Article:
How to Refinish an Antique Fireplace Mantle

Learn how to paint and refinish a fireplace to give the room a whole new look with the help of a paint sprayer.
Project Type
FLEXiO 3500 Sprayer

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Ready for another fun transformation? We’re back at Mom’s house working on her mini living room makeover and today we’re tackling the fireplace! Her house is actually 100 years old and has beautiful tall ceilings and original molding. We’ve already painted the room using my fun new PaintStick EZ Roller and beefed up the existing crown molding to match the existing baseboards.

Unfortunately the original fireplaces were brick and are no longer in good condition. Some years ago they were all bricked up and drywalled over… so instead of stick with the drywall Mom found an antique fireplace mantle to repurpose. This should add that mantle feeling back to the room even though there isn’t a working fireplace in the space.

Plus the mantle she found is beautiful so I’m pretty excited to show you how it turned out!


person spraying a mantle with a FLEXiO 3500 paint sprayer

Step 1: Paint the Fireplace Mantle

The actual mantle has beautiful lines… and I almost didn’t mind the finish. Unfortunately it was originally attached to the wall with large bolts through the front of the fireplace. And while we all love the look of a good patina large holes for bolts is not the look we’re going for. 

Since this piece is going to be the focal point of the room I wanted a butter soft finish with no brush strokes. So I busted out the fine finish nozzle for my Wagner FLEXiO sprayer and went to town.

A bit of putty in those large bolt holes and 2 coats of paint with my sprayer and this mantle was a new lady. The finish is sooooo smooth and let’s be honest… with an antique piece like this hand painting all those details (have you ever painted spindles with a brush?) is really not fun. My sprayer handles all those curves like a champ and puts an even coat on everything at the same time. An hour outside and I had 2 nice coats of paint on all of the surfaces (3 on the top!).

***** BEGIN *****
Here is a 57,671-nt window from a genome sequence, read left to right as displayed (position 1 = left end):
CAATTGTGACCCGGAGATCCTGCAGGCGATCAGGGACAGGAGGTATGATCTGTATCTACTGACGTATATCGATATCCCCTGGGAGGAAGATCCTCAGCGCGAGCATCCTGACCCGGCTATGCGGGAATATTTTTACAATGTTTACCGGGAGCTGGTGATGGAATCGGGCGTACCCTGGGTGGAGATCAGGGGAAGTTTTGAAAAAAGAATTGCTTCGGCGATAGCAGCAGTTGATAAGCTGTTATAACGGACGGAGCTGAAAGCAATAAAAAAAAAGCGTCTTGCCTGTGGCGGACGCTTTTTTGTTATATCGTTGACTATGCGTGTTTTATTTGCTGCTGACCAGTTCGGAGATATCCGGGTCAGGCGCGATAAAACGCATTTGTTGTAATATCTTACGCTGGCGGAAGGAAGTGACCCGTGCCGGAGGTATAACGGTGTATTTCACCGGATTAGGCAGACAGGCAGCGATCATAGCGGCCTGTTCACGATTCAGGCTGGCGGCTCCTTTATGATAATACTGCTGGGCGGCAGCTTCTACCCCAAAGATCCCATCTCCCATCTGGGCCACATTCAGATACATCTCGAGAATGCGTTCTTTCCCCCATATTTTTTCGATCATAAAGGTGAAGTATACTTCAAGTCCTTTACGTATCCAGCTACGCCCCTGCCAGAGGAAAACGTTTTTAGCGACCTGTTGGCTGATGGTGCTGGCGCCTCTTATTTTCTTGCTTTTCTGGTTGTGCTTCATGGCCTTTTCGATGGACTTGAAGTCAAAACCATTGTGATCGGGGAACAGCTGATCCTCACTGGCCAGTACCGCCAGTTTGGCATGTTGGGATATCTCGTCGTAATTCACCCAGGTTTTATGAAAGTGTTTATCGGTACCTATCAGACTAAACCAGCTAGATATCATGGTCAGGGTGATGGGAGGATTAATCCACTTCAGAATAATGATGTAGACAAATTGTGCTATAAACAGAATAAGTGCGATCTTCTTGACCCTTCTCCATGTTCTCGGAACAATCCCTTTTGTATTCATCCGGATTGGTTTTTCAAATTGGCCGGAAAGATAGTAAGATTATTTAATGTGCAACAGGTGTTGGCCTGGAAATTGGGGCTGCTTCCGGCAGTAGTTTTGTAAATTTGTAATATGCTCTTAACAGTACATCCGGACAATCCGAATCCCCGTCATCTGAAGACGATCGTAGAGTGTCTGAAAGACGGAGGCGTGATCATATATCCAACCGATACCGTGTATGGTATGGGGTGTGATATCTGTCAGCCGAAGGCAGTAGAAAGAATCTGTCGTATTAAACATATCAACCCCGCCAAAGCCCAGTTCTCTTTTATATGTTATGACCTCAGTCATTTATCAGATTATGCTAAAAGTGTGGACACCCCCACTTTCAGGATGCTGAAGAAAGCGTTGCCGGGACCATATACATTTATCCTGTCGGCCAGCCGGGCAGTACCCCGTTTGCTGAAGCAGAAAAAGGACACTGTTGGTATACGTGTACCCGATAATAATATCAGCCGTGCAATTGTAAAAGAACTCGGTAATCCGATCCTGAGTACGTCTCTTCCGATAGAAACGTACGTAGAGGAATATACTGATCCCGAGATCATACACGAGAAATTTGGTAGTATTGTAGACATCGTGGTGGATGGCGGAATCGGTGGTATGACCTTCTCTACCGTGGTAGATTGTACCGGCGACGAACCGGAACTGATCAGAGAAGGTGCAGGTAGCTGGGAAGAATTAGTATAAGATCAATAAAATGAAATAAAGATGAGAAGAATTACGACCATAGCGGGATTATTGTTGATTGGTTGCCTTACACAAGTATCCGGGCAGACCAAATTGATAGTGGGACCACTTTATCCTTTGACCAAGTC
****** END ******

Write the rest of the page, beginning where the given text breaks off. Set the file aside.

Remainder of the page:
While I was outside I also put a nice coat of paint on the boards I’ll be using to build the box for my mantle. Might as well spray everything at the same time!

Then I left it to dry overnight before moving on to the next step.


person holding piece of wood up looking at the camera, they are at a work bench

Step 2: Drill Pocket Holes

After everything is dry let’s go ahead and drill a few pocket holes in our 3 boards. These are 3/4 inch thick, 6 inch wide boards that were cut to the same dimensions as our mantle. For the box we’ll need two boards that are the same height as the top of our mantle and one that is the same length as the top of the mantle… we’ll attach these to the back of the mantle to extend it and form the box.

Go ahead and drill pocket holes all the way across the side of all 3 boards… spacing them about a foot apart. Then set one board aside and drill 2 pocket holes on the end of one board… and the opposite end of the other board.

If that sounds confusing just take a look at the photo: you’ll see holes allllll the way down the board and then 2 holes at the top. Drill one just like that and one with the 2 holes on the other end.


Not sure how to drill pocket holes? That’s ok, I’ll walk you step by step through the entire process. Check out my how to drill pocket hole tutorial here.


using drill to build box to extend the mantle

Step 3: Build Box to Extend the Mantle

Now that our pocket holes are ready to roll let’s build this box!